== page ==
Grudziądz lies at the heart of Pomorze Nadwiślańskie region, on the right bank of the Vistula, half way between the sea ports of Gdańsk and Gdynia and large urban areas in Kujawsko-Pomorskie voivodeship, such as Bydgoszcz and Toruń. The city is situated along the shortest tourist route which connects Poland's western border crossing points with the Great Lakes District – Warmia and Mazury, a factor which significantly contributes to the growth of the local business and tourist arena.
The A1 motorway connecting the Scandinavian Peninsula with southern Europe as well as the Poznań-Bydgoszcz-Grudziądz-Olsztyn expressway with access to the Baltic States and the Kaliningrad Region will be built in the direct vicinity of Grudziądz's administrative boundaries. The city is also taking part in the project related to the construction of a ring road which will modify the local transportation system by limiting vehicle traffic in downtown areas. The project was approved by the European Union which has provided the local authorities with a grant of PLN 65 million for the undertaking.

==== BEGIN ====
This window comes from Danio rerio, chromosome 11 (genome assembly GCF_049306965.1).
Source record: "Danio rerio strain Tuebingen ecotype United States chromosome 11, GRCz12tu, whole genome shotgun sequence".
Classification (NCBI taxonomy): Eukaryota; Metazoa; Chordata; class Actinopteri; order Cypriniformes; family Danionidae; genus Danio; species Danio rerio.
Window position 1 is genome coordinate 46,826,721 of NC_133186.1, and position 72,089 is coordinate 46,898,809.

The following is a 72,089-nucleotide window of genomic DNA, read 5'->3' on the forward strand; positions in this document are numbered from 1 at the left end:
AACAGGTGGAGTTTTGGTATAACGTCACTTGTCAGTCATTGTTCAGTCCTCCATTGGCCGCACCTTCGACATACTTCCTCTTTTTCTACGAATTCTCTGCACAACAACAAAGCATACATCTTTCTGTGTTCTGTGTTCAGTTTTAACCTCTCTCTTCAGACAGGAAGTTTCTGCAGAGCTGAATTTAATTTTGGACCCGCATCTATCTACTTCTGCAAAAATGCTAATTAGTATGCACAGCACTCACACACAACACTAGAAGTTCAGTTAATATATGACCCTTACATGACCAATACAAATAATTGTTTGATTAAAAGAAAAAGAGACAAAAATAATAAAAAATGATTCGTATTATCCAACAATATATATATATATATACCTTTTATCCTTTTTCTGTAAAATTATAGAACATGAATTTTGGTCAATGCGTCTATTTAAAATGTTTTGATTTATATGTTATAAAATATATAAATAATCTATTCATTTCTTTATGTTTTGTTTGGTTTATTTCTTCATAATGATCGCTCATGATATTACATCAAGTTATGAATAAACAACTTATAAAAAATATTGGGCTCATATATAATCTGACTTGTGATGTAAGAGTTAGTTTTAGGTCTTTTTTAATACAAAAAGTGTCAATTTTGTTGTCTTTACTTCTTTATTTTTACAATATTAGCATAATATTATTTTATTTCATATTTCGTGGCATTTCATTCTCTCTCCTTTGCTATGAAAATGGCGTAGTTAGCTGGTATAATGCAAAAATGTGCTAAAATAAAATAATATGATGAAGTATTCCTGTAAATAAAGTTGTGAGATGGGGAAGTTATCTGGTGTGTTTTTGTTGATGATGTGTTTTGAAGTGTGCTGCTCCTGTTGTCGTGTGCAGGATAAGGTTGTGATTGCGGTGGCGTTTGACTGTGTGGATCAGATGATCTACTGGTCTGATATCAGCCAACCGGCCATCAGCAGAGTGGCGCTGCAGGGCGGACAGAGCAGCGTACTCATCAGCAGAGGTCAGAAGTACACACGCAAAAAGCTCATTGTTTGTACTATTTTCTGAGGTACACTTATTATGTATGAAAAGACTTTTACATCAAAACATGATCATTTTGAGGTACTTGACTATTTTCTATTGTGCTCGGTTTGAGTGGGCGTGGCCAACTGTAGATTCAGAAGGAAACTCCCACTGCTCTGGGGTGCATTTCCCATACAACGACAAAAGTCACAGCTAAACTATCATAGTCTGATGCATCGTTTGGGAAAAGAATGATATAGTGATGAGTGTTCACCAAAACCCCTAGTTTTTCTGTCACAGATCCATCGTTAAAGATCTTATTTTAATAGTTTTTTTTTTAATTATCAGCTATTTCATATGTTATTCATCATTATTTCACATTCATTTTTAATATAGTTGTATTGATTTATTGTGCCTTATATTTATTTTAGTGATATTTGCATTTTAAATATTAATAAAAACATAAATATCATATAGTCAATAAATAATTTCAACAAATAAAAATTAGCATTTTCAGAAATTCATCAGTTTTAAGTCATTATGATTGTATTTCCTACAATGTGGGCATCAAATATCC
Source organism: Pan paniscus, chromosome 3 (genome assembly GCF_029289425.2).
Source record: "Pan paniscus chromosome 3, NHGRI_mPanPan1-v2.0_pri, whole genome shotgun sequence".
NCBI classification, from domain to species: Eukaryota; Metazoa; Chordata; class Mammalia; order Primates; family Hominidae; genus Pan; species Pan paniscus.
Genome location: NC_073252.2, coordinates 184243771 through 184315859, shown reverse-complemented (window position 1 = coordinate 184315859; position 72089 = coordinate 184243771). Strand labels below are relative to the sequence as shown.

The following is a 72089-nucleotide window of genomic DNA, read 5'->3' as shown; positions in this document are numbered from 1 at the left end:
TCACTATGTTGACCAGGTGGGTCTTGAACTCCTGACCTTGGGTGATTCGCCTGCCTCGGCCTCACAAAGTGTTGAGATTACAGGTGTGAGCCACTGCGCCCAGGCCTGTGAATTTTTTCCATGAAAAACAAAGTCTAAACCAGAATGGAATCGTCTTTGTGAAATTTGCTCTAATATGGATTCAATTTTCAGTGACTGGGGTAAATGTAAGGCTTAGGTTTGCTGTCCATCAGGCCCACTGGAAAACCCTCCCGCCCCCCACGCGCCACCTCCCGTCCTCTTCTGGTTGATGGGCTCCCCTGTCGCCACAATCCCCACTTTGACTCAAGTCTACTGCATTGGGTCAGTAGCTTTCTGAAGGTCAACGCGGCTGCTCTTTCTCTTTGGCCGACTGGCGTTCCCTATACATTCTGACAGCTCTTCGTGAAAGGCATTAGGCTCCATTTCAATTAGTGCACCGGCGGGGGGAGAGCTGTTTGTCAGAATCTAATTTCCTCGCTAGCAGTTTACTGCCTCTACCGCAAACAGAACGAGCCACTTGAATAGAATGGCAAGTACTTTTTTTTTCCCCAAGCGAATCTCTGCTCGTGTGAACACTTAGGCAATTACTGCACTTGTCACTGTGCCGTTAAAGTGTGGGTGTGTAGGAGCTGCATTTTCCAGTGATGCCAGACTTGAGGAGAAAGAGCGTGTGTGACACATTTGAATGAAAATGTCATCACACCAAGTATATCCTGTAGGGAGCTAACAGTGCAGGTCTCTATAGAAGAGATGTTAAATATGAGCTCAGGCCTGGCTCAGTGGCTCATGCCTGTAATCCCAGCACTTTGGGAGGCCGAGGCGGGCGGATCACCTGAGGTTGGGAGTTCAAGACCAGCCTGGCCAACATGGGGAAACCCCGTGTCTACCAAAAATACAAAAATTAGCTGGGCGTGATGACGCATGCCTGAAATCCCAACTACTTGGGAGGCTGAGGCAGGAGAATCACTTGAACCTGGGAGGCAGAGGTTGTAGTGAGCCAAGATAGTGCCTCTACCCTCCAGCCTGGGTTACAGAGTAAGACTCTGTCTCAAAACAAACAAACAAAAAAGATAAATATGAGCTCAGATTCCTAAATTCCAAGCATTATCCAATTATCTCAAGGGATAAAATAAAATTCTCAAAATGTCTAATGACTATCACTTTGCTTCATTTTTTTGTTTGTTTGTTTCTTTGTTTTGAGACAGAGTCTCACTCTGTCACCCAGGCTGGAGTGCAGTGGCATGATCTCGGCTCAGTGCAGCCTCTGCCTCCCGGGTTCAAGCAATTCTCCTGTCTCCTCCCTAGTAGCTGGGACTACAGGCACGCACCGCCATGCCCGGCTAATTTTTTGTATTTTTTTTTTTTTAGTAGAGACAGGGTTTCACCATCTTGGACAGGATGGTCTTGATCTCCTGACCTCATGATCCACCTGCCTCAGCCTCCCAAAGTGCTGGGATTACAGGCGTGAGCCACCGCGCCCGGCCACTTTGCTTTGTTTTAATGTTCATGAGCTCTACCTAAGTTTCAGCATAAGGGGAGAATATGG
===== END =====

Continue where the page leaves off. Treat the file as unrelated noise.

Lakes occupy 1.3% of the Grudziądz Basin area and diversify the local surface water system. The largest lake is Wielkie Rudnickie with an area of 188 hectares in the southern, wooded part of Grudziądz. The lake and Grudziądz's historical monuments are the main tourist attractions in the region which bring thousands of visitors each year to the city's numerous tourist and recreational sites.
At the end of 2005, Grudziądz embarked on a new phase of development – hot brine springs in the village of Marusza, considered to be a top-quality water source whose properties outweigh Poland's best-known spas, will be managed as part of an extensive project. In the nearest future, the undertaking will radically change the city's image and will place Grudziądz on the spa map of Poland and Europe.